Action is our response to media criticism, says Qatar Labor Minister

barwa2

Omar Chatriwala / Flickr

Firmer implementation of Qatar’s labor law and new complexes for low-income workers are the government’s answer “to any outside media reports” that criticize the country’s rights record, Labor Minister Dr. Abdullah bin Saleh al-Khulaifi told journalists yesterday.

During a visit to the under construction “Workers’ City” in the Industrial Area, the minister said that the 1.8 million square meter Barwa Al Baraha project, which will eventually accommodate some 53,000 low-income expats, was just one example of how Qatar is committed to improving conditions for the country’s labor workforce.

Speaking to the Gulf Times, the minister admitted that recent articles in the international press criticizing conditions for migrant laborers had given the country “a bad image,” prompting some to call for an overhaul of the country’s public relations strategy.

However, he stated that the government was opting to respond to critics with “actions to prove our statements.” He also told the newspaper that he hadn’t read the articles in question:

“I haven’t seen them and I haven’t inquired into them. I have so many activities on the ground. I am a boots-on minister and not an office minister,” he said.

More inspections

Part of the work at hand involves enforcing the country’s existing Labor Law. The Ministry of Labor carried out 40,000 inspections of work sites, offices and camps last year, a number that is expected to rise significantly this year, al-Khulaifi said.

He added that his office is working with Qatar Central Bank (QCB) and the Ministry of Finance to address issues with late or withheld salary payments. The intention is to make it mandatory for private companies to open bank accounts for each employee, he said.

He pointed to other recent projects such as the new Al Khor workers’ sports facilities and West End Park as further examples of ways that Qatar is improving the lot of low-income workers.

He also signaled the establishment of a new park for laborers in Al Khor – the first, he said, of several such facilities which are intended to be built around the country.

Project delayed

The $1 billion Barwa Al Baraha project has been under construction since 2008. It was originally slated to open in 2010, but has been subject to a number of unexplained delays.

In January, Barwa announced the completion of Al Baraha’s first phase, the opening of a truck parking lot billed to be the world’s largest. However, media reports suggest this is still significantly underused.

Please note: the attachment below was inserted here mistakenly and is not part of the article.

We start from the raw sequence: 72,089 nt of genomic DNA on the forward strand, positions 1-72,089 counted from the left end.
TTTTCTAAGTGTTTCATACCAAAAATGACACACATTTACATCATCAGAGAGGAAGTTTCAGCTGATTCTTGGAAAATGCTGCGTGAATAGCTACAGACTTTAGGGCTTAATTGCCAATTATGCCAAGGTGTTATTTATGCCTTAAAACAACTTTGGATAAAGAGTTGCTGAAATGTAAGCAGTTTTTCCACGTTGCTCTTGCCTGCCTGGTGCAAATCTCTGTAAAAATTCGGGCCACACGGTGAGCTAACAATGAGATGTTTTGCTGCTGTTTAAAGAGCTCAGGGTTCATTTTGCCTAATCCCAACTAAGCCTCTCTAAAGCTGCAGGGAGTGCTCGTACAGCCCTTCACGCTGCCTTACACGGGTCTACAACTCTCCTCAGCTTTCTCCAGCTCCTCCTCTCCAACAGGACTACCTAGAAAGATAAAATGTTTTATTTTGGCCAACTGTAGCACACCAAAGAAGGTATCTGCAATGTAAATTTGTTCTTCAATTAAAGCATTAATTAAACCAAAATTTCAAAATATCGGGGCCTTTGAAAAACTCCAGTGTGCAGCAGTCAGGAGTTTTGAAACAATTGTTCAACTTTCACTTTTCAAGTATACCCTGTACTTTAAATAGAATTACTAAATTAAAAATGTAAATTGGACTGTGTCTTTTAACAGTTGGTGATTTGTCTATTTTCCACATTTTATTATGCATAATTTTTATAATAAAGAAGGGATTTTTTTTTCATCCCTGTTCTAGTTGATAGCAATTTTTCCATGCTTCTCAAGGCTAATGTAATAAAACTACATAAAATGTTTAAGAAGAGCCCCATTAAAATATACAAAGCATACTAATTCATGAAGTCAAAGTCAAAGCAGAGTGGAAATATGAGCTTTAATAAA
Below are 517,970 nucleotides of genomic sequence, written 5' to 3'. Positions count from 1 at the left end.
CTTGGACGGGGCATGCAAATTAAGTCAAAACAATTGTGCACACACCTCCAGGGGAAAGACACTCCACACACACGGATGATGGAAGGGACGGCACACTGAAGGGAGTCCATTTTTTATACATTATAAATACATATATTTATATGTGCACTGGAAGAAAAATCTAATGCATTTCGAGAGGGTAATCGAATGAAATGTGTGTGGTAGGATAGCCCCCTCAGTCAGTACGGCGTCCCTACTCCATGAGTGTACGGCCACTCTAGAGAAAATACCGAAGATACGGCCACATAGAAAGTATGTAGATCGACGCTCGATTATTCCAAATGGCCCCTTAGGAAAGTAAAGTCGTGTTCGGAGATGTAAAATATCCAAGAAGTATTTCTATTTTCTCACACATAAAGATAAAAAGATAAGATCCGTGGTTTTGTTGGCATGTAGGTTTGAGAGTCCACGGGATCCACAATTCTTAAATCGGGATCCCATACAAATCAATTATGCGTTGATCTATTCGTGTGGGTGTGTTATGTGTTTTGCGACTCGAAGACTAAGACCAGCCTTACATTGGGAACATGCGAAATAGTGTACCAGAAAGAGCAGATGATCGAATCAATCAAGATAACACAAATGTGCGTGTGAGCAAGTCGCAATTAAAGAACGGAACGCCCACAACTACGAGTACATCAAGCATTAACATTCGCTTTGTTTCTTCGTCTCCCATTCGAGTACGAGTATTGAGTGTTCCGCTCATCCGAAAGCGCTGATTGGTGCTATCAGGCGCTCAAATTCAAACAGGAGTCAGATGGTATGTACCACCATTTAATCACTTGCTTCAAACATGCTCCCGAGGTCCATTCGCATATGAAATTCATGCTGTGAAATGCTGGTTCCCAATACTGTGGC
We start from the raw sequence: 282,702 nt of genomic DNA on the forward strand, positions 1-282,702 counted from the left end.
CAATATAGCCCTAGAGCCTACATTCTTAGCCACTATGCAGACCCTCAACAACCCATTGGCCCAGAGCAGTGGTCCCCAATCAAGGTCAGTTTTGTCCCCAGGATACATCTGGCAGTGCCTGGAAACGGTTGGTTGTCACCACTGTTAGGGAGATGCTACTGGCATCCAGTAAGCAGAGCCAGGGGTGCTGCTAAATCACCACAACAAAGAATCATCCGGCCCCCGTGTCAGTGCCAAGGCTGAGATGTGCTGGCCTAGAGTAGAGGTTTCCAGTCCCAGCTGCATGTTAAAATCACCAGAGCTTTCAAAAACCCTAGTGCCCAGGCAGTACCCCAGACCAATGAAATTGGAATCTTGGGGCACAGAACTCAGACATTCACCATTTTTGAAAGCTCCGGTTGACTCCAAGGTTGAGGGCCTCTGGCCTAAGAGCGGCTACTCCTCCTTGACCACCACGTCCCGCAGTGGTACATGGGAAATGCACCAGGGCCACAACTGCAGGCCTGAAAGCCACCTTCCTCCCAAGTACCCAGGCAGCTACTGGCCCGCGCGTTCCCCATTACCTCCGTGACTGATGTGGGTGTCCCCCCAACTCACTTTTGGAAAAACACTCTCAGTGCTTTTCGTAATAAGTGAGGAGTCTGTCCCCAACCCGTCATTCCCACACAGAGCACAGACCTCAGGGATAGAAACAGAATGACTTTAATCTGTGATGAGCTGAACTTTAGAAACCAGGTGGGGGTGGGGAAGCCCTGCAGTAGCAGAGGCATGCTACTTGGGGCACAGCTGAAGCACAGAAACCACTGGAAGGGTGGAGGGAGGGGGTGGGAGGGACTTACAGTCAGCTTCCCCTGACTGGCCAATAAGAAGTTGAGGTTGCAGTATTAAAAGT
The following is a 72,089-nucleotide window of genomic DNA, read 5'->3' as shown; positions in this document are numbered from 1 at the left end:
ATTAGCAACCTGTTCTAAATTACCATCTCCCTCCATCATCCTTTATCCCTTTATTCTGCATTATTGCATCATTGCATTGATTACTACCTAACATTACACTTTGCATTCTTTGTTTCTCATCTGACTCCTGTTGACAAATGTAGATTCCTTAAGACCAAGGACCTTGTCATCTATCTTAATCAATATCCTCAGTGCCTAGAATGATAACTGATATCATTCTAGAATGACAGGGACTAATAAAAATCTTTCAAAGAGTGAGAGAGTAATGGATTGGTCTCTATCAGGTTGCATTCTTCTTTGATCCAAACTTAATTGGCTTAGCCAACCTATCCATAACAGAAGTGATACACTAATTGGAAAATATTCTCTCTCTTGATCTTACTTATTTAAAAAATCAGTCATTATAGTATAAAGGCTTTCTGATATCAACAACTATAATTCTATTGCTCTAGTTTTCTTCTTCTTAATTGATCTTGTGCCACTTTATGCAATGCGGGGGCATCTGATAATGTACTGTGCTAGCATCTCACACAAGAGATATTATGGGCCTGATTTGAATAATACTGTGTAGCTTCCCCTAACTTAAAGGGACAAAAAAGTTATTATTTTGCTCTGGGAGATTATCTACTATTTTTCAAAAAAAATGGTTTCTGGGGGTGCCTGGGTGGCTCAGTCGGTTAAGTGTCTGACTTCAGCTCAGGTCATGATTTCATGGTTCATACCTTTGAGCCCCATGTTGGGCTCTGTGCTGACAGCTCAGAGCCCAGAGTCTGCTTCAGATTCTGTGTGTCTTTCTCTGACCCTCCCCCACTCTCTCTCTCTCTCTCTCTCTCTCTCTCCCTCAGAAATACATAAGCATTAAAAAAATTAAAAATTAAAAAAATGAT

The second phase, which involves building accommodation for some 53,000 low-income expats and employees, is now well underway, with some 32 of its residential buildings expected to ready by the summer.

When the entire development is completed, it will include amenities like dining and laundry services, as well as shops, a mosque, sports fields, used car showrooms and office space.

A shopping center, health center and safety center with police, civil defense and fire prevention services will also be set up, according to Barwa’s website.

Accommodation concerns

Journalists given a tour of Barwa Al Baraha yesterday were shown examples of typical bedrooms on the site, some of which were designed for six people, and furnished with three bunk beds.

This layout, however, contravenes new minimum living and working standards laid out for laborers working on 2022 World Cup projects, which specify that “there are to be a maximum of four beds to a room, with bunk beds and bed sharing prohibited.” A Qatar Foundation Workers’ Charter, announced last April, also included this rule.

Similarly, a handbook of guidelines for temporary labor camps published by Qatar’s National Human Rights Committee last year echoed these regulations, as did a 2005 law governing accommodation in these camps.

However, it is possible that Barwa Al Baraha’s status as a permanent, purpose-built facility has allowed it to house more workers in each room.

Barwa has not yet responded to a request for comment.

Thoughts?

Please read our Comments Policy before joining the discussion. By commenting, you agree to abide by it.

Some comments may not be automatically published. This is not action taken by us, but instead, depending on whether or not you have verified your email address, or if your post triggers automatic flags.